Students & Parents










Students and Parents

Gwinnett County Public Schools’ Work-Based Learning Programs (co-op, internship, and apprenticeship) allow juniors and seniors the opportunity to obtain experience and skills in a workplace setting. They offer students a unique opportunity to prepare for future educational and career goals while in high school. Any work-based learning program is an elective course, and students are issued 0.5, 1.0, and 1.5 Carnegie units per semester based on the individual student’s registered course, assessed performance and work release time. This program was developed as a result of the School-to-Work Opportunities Act insuring a well-educated and highly-skilled workforce.

Work-Based Learning students receive support from four sources:
  • A work-site mentor/employer
  • The local school Faculty and/or Community-Based Advisory Committee
  • The local school Work-Based Learning Coordinator
  • The Gwinnett County Public Schools Work-Based Learning Coordinator


A Work-Based Learning Program:

  • Connects student learning more directly to the world of work through on-the-job training
  • Provides high-quality, work-based experiences for students
  • Assigns each student in the program to an employer whose job opportunity matches as closely as possible to the student’s academic and career goals
  • Enhances the educational foundation and career preparation students will need to succeed as adults
  • Cultivates the knowledge and skills of students to help them become business leaders for our economic future



Types of Work-Based Learning Placements Offered

Employability Skill Development ESD (Grades 11-12)
Students in a Work-Based Learning under the category of Employability Skill Development (ESD) if they have a job but the job does not have the correct relationship to their career goal and/or pathway courses taken. An ESD placement may last for up to one school year. Since the student’s job is not directly related to the student’s Career Pathway, the student’s training plan will only contain employability skills being learned on the job site.


Cooperative Education CO-OP (Grades 11-12)

Cooperative Education students participate in a structured program that connects school-based occupational instruction and related paid work-site experiences. These educational experiences provide a rigorous and relevant curriculum with an occupational specialty. Co-op students are guided by a formal, written training plan that defines specific academic and workplace skills to be mastered. Students must be concurrently enrolled in a course directly related to the job placement.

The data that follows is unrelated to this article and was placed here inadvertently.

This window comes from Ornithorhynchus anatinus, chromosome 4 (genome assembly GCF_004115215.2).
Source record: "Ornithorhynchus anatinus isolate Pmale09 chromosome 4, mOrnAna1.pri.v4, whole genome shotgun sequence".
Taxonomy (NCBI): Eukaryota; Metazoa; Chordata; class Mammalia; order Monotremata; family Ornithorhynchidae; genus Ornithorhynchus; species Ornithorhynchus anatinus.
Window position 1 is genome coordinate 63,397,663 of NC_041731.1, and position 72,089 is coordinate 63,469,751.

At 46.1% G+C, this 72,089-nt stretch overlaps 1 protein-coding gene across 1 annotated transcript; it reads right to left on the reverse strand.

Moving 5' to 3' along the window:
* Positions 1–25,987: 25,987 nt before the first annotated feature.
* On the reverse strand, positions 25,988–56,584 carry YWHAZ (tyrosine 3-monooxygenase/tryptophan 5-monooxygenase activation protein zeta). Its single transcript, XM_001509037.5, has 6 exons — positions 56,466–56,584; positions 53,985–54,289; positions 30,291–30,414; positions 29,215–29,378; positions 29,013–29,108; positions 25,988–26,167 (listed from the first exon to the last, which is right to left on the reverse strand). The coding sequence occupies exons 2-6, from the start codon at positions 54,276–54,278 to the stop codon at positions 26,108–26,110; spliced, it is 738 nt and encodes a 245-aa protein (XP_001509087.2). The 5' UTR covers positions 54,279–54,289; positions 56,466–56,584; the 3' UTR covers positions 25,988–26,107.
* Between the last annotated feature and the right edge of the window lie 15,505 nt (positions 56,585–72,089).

Internship (Grades 11-12)
Internship is an opportunity for student placement in an environment where skills and knowledge are developed and applied related to the coursework in the student’s pathway courses. The Internship should involve the equivalent number of hours that the student would have spent in class to earn the equivalent credit. The Internship may be either paid or unpaid and can occur only after the completion of coursework related to the placement. If the intern is functioning as an unpaid worker, he or she is NOT covered by Worker’s Compensation Insurance.


Youth Apprenticeship (Grades 11-12)
Students will practice key roles in a workplace setting in which a school-site mentor and a worksite mentor help a student explore a career of interest that has been supported by academic coursework. This program is designed for students who plan to continue their education at a postsecondary institution. The recommendation and expectation is that students will complete a total of 2,000 hours of work during their high school and postsecondary education in their chosen career field to complete the apprenticeship program.


Great Promise Partnership (GPP)
The Georgia Department of Community Affairs (DCA), along with key partners, launched a pilot program in January 2012 called Great Promise Partnership (GPP), Inc. As a 501(c)(3), GPP became affiliated with the Georgia Department of Economic Development, Workforce Division (formerly the Governor’s Office of Workforce Development) on August 1, 2013. The program works with youth that are at risk of not graduating from high school, with the promise that if they will continue their education, we will support their efforts and help them prepare for further education, military service or the workforce after graduation.

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